Read Cindy's letter, which includes powerful excerpts of reflections from students. 

February 2014

Images, Songs and Stories that Challenge and Inspire

Events featuring cultural worker Jane Wilburn Sapp and photojournalist Don West
Part of ‘DEIS Impact 2014: The weeklong "Festival of Social Justice" at Brandeis University
February 1–10, 2014

Portraits of Purpose: Focusing on Social Justice Leaders in Boston and the World
February 1 - 10, 9:00 am – 9:00 pm
Slosberg Music Center Library

Composing Our Lives Together: Song-Writing Workshop with Jane Wilburn Sapp
Sunday, February 2, 2:00 – 5:00 pm
Slosberg Recital Hall
Application deadline: January 27
Download the application and instructions
Watch a video from the workshop.

Ain't You Got a Right to the Tree of Life:
Spirituality and the Quest for Justice in the African-American Musical Tradition
Wednesday, February 5, 10:00 am – 12:00 pm
Slosberg Recital Hall
View photos

Meet and Greet Artists Don West and Jane Sapp: Reception
Wednesday, February 5, 12:00 pm – 2:00 pm
Slosberg Music Center Lobby
View photos

Read more details about these events and view the program brochure pageSEEKING LIVES OF PURPOSE is co-sponsored by ‘Deis Impact, The Program in Peacebuilding and the Arts; Graduate Student Association; The Office of the Dean of Student Life; Social Justice Social Policy; The Intercultural Center; Peace, Conflict and Coexistence Studies; The Protestant Chaplain’s Office and others. Read more about ‘DEIS Impact and view the entire event scheduleView photos from the events.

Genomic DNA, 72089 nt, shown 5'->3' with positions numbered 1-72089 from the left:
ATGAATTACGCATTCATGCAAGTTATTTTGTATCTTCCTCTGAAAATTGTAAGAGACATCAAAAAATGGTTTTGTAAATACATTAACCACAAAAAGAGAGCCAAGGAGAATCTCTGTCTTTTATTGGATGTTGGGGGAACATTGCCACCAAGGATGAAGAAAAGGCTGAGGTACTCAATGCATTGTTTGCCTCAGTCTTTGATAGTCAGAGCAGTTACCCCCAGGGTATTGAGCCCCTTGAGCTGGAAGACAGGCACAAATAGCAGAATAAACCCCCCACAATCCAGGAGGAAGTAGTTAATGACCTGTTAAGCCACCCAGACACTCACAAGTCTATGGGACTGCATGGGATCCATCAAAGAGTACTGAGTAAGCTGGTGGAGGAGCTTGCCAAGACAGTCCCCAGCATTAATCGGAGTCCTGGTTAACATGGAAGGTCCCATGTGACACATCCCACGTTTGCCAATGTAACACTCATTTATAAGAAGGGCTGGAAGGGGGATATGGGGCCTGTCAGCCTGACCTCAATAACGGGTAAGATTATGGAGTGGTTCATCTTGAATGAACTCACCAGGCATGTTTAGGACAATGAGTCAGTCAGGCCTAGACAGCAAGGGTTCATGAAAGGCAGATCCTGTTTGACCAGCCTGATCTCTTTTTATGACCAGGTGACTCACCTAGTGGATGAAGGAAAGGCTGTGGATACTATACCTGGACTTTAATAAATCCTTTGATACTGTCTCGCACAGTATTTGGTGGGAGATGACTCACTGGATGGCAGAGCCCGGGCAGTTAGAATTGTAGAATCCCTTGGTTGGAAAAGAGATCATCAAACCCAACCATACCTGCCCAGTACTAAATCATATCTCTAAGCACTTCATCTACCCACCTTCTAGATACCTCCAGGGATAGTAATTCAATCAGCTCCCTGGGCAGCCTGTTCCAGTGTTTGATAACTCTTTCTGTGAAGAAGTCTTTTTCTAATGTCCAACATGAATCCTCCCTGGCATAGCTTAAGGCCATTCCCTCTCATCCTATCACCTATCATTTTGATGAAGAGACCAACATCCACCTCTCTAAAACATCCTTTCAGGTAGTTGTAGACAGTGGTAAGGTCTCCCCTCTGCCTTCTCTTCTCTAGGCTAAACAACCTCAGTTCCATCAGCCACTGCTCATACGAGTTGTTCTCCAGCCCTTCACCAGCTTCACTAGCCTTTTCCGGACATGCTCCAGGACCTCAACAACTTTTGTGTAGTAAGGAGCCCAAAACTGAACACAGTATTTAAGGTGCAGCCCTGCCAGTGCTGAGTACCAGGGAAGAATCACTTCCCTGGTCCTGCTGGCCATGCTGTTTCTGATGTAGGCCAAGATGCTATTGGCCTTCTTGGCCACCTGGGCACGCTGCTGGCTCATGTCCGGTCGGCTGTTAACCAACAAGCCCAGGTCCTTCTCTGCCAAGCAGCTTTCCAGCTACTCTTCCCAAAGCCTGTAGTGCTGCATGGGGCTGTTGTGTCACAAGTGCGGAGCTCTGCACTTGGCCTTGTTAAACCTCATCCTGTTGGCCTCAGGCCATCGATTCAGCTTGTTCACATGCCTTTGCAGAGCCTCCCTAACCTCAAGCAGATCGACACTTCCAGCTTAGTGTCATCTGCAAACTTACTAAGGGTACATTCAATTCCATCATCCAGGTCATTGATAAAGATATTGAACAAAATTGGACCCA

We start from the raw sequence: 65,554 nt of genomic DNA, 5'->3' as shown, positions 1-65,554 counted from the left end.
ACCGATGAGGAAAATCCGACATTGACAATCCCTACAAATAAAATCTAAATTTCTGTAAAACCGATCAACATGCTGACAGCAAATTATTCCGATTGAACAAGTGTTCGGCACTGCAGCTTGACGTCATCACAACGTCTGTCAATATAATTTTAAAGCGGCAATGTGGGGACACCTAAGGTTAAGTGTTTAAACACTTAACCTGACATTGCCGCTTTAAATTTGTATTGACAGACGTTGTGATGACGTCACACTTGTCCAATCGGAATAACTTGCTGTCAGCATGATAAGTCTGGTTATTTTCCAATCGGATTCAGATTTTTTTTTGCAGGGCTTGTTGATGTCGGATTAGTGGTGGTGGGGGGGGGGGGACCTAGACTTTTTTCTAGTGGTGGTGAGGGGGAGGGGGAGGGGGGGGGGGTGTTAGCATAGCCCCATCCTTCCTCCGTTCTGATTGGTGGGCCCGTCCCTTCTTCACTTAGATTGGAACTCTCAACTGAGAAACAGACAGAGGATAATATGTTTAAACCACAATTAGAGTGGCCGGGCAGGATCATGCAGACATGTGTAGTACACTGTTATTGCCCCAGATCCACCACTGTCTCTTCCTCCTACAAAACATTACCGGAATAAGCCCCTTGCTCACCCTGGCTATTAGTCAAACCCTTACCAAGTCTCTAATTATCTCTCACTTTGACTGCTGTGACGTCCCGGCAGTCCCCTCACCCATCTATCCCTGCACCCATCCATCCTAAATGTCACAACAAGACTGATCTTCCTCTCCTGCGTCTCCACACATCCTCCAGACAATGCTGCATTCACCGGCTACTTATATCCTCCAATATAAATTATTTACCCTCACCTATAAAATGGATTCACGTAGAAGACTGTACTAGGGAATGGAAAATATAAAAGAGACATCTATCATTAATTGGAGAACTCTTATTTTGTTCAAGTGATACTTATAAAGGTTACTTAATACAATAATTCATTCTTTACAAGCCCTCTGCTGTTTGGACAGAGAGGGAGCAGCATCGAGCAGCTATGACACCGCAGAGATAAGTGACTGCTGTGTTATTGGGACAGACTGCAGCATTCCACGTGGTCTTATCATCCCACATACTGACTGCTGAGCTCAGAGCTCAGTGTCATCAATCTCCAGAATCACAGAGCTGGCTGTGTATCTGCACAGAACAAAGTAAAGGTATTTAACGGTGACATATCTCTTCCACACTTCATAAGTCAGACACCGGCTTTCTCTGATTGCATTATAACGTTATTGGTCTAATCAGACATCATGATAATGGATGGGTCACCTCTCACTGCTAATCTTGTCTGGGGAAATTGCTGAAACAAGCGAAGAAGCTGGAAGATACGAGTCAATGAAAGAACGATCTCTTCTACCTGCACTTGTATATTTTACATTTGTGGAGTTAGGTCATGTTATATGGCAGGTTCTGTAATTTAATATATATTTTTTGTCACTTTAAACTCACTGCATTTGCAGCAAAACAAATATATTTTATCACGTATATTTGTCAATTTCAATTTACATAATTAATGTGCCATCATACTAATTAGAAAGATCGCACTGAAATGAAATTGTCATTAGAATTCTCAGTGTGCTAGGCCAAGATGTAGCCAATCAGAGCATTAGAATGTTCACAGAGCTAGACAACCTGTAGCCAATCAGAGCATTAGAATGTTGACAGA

Photo Credit: David Weinstein
View full photo album

Watch a video from Composing Our Lives Together: Song-Writing Workshop with Jane Wilburn Sapp.

Composing Our Lives Together:
Song-Writing Workshop with Jane Wilburn Sapp
Sunday, February 2, 2:00 – 5:00 pm
Slosberg Recital Hall
Application deadline: January 27 (Download the application)

Join the dynamic activist, musician, educator and cultural worker Jane Wilburn Sapp to create an original song that will inspire us to compose lives devoted to social justice. We will draw themes from Portraits of Purpose and from our own experiences and aspirations. Musical background welcome but not required. Participation limited. If you wish to attend, please download and complete the application and email it to David Stiefel by January 27. This event is part of the "Seeking Lives of Purpose" event series featuring Jane Wilburn Sapp and photojournalist Don West as part of 'DEIS Impact "Festival of Social Justice."

Five Misconceptions about Documentation, Archiving, and Communication in the Field of Community Cultural Development
virgtechartsBy Jamie Haft
A small national meeting on documentation, archiving, and communication in the field of community cultural development was hosted December 6 - 8, 2013 by the Virginia Tech School of Performing Arts & Cinema, Center for the Arts, Institute for Creativity, Arts, and Technology, and Institute for Policy and Governance. Dr. Cynthia Cohen and Jane Wilburn Sapp participated in the meeting. Read a blog post by another participant Jamie Haft, Assistant Director of Imagining America
. The post reflects on learnings from the meeting and explains five misconceptions about documentation, archiving, and communication in the field that the meeting helped to debunk.

January 2014

Spirituality and the Quest for Justice in the African American Musical Tradition
January 29, 2:00 – 4:00pm
Slosberg Music Center, Room 215